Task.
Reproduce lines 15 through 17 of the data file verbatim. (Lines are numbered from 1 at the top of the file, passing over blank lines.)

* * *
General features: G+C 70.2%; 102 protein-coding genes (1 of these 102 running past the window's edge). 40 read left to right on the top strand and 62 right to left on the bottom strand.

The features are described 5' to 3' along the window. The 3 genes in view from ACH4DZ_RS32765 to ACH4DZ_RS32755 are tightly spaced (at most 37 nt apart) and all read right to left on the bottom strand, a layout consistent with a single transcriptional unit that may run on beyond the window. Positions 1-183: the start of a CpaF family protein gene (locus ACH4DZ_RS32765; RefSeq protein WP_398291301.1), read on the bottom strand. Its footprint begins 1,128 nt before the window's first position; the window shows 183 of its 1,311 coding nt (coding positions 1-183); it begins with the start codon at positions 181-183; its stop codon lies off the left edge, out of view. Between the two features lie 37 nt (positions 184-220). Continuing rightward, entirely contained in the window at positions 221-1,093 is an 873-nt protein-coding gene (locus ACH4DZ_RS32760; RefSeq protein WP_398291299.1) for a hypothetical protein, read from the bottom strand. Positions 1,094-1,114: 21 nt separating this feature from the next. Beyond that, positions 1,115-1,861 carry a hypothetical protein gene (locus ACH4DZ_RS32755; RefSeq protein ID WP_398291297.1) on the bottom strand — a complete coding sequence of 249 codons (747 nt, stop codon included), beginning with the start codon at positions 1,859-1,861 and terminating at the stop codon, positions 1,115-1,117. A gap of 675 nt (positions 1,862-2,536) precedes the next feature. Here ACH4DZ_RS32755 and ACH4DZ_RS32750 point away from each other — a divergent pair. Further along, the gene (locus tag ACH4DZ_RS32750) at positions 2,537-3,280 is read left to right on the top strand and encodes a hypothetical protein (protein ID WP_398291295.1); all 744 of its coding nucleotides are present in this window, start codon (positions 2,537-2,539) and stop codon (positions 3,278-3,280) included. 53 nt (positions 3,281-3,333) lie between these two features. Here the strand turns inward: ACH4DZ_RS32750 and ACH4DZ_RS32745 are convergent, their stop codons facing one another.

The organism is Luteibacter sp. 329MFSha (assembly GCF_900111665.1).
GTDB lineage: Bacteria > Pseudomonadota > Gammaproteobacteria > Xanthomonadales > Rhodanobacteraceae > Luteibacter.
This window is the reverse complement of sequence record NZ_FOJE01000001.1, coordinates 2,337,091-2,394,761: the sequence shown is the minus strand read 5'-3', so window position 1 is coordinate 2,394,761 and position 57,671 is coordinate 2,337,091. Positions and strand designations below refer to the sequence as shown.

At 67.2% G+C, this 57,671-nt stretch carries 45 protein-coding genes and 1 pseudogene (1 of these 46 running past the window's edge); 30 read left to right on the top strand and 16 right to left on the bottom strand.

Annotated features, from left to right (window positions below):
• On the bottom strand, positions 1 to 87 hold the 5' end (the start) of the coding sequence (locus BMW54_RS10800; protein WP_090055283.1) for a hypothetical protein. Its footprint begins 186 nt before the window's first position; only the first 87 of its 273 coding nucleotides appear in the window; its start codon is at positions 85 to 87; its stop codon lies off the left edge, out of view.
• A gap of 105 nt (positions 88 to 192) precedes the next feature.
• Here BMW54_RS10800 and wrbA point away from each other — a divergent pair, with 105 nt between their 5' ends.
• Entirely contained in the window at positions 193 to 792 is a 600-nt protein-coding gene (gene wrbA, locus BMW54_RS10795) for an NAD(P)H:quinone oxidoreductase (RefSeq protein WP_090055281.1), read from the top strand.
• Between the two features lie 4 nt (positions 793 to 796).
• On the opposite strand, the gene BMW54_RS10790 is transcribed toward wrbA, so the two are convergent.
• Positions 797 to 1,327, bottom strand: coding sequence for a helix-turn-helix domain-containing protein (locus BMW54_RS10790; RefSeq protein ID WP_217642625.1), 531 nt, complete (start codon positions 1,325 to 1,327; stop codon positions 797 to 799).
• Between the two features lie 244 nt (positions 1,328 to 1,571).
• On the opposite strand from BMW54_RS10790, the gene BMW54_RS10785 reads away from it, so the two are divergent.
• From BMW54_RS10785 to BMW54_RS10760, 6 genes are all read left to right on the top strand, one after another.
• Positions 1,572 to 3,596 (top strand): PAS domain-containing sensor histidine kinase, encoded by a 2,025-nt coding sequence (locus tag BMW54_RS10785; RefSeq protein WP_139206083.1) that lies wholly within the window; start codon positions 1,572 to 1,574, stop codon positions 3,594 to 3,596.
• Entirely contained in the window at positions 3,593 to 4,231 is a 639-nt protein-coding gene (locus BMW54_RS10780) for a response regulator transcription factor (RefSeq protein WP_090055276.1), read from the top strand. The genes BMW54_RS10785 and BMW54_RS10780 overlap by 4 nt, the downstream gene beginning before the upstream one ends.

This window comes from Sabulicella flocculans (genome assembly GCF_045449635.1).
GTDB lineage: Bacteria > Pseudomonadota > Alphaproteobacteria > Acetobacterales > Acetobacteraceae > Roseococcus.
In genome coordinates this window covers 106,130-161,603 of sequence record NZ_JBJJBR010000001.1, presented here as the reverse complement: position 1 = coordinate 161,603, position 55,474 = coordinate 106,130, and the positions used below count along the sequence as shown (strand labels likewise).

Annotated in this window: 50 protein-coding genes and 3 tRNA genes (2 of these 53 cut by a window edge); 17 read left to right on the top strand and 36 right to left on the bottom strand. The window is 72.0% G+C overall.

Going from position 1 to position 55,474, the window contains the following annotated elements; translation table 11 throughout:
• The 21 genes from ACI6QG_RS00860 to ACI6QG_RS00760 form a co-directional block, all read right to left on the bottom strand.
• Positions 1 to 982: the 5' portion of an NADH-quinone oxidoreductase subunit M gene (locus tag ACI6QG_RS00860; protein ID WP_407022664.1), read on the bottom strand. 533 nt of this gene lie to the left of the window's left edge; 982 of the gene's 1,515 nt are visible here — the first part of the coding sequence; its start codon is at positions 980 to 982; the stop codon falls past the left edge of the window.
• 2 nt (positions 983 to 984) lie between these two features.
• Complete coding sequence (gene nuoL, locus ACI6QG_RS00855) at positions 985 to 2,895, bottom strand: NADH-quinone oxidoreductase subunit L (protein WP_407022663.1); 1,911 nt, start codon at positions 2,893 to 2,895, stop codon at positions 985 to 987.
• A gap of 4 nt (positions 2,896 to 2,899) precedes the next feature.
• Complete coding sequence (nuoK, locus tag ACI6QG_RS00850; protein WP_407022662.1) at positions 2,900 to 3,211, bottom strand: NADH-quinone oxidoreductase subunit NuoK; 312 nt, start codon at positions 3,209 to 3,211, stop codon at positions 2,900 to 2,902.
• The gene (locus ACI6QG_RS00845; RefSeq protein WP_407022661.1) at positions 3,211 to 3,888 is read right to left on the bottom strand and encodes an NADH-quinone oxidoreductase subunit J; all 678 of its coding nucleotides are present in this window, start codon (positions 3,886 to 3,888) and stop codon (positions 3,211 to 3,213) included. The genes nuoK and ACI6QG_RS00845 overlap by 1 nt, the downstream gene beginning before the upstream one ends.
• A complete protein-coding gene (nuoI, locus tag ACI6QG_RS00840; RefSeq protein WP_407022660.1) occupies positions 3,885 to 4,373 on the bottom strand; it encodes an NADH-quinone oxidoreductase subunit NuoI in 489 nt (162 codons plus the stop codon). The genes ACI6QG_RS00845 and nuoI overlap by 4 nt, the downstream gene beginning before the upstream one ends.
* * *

• Between the two features lie 244 nt (positions 1,328 to 1,571).
• On the opposite strand from BMW54_RS10790, the gene BMW54_RS10785 reads away from it, so the two are divergent.
• From BMW54_RS10785 to BMW54_RS10760, 6 genes are all read left to right on the top strand, one after another.